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Author: Joseph Reagle

Audience:  WWW10, W3C AC, XML Europe 2001

Question: The status/design of XML Signatures and Encryption


Cryptography Introduction

Hash (fingerprint, digest): evenly and randomly maps variable length data into a smaller fixed size such that it's "one-way" (hard to find a data object for a given hash result) and "collision-free" (hard to find two data objects with the same hash result).

Secret Key Cryptography (symmetric): the key used for processing is kept as a secret.

Public Key Cryptography (asymmetric): a private/public key pair (inverse of each other) are used to sign (via the private key) and encrypt (via the public key).

Signature: a private key is applied to some data (or its hash)

Encryption: One often uses a public key (easy to obtain) to send a symmetric key (efficient) for a "session" of communication.

XML Security Introduction

XML Security Scenario

  1. FatBrain creates a form that will be filled in by a Alice and sent on to EasyPay.
  2. FatBrain signs all of the form except for shipping address and credit card information, which is filled in by Alice.
  3. Alice fills in the form, encrypts the payment authorization element in a key shared with EasyPay, and returns it to FatBrain.
  4. FatBrain processes the form and confirms the integrity of the order (the book title and price) and passes the encrypted credit card info to EasyPay.

This protocol is faulty, but it demonstrates the use of selective signing and encryption.


dsig: Design Principles

  1. The specification must describe how to use XML syntax to represent a signature over digital content (and XML content in particular).
  2. XML-signatures are generated from a hash over a list of references and the digest value of the references' content.
  3. The meaning of a signature is simple:  The XML-signature syntax associates the content of resources listed with a key via a strong one-way transformation.


    <Reference (URI=)? >




[s04]   <SignatureMethod Algorithm="http://www.w3.org/2000/02/xmldsig#dsa"/>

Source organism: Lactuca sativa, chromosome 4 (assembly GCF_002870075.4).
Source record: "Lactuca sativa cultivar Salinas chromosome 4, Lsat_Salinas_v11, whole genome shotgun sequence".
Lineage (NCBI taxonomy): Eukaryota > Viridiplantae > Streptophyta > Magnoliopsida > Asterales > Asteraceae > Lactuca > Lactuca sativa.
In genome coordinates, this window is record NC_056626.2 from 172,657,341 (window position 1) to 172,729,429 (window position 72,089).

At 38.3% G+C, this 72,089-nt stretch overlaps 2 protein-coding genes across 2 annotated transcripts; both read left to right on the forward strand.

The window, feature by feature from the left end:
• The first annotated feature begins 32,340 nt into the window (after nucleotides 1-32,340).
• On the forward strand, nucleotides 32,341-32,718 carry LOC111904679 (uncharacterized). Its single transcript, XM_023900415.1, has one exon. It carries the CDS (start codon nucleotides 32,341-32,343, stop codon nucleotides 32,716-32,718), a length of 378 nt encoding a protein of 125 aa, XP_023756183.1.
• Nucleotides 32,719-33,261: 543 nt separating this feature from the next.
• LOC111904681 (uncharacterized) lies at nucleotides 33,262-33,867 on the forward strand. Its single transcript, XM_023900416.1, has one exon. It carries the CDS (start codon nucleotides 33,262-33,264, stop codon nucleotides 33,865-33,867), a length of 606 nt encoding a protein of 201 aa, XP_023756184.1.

Type Algorithm Requirements Algorithm URI
Digest SHA1 REQUIRED http://www.w3.org/2000/09/xmldsig#sha1
Encoding Base64 REQUIRED http://www.w3.org/2000/09/xmldsig#base64 
MAC HMAC-SHA1 REQUIRED http://www.w3.org/2000/09/xmldsig#hmac-sha1
Signature DSAwithSHA1
REQUIRED http://www.w3.org/2000/09/xmldsig#dsa
Canonicalization Canonical XML REQUIRED http://www.w3.org/TR/2000/WD-xml-c14n-20000907
Others XPath RECOMMENDED http://www.w3.org/TR/1999/REC-xpath-19991116


xenc: Design Goals

  1. Describe how to use XML to represent a digitally encrypted Web resources including XML, and portions thereof. Presently limited to elements (not attribute values).
  2. Provide for the separation of encryption information from encrypted data, and support reference mechanisms for addressing encryption information from encrypted data sections and vice versa.
  3. Provide for super-encryption (capable of encrypting XML with portions already encrypted)
  4. Provide for the secure communication of a session key for subsequent (efficient) communication.


In the encrypted version of an XML instance, the <EncryptedData> element will appear in place of an encrypted element or its content.

Before: After Rodents are encrypted
 <EncryptedData xmlns="">


<EncryptedData Id="" Type="">
  <CipherData URI="">iamscrambled</CipherData>



Type Algorithm Requirements
Block Encryption AES/3DES REQUIRED
Key Transport AES-RSA-OEAP
Signature XML Signature OPTIONAL
Canonicalization Canonical XML OPTIONAL
Compression et al n/a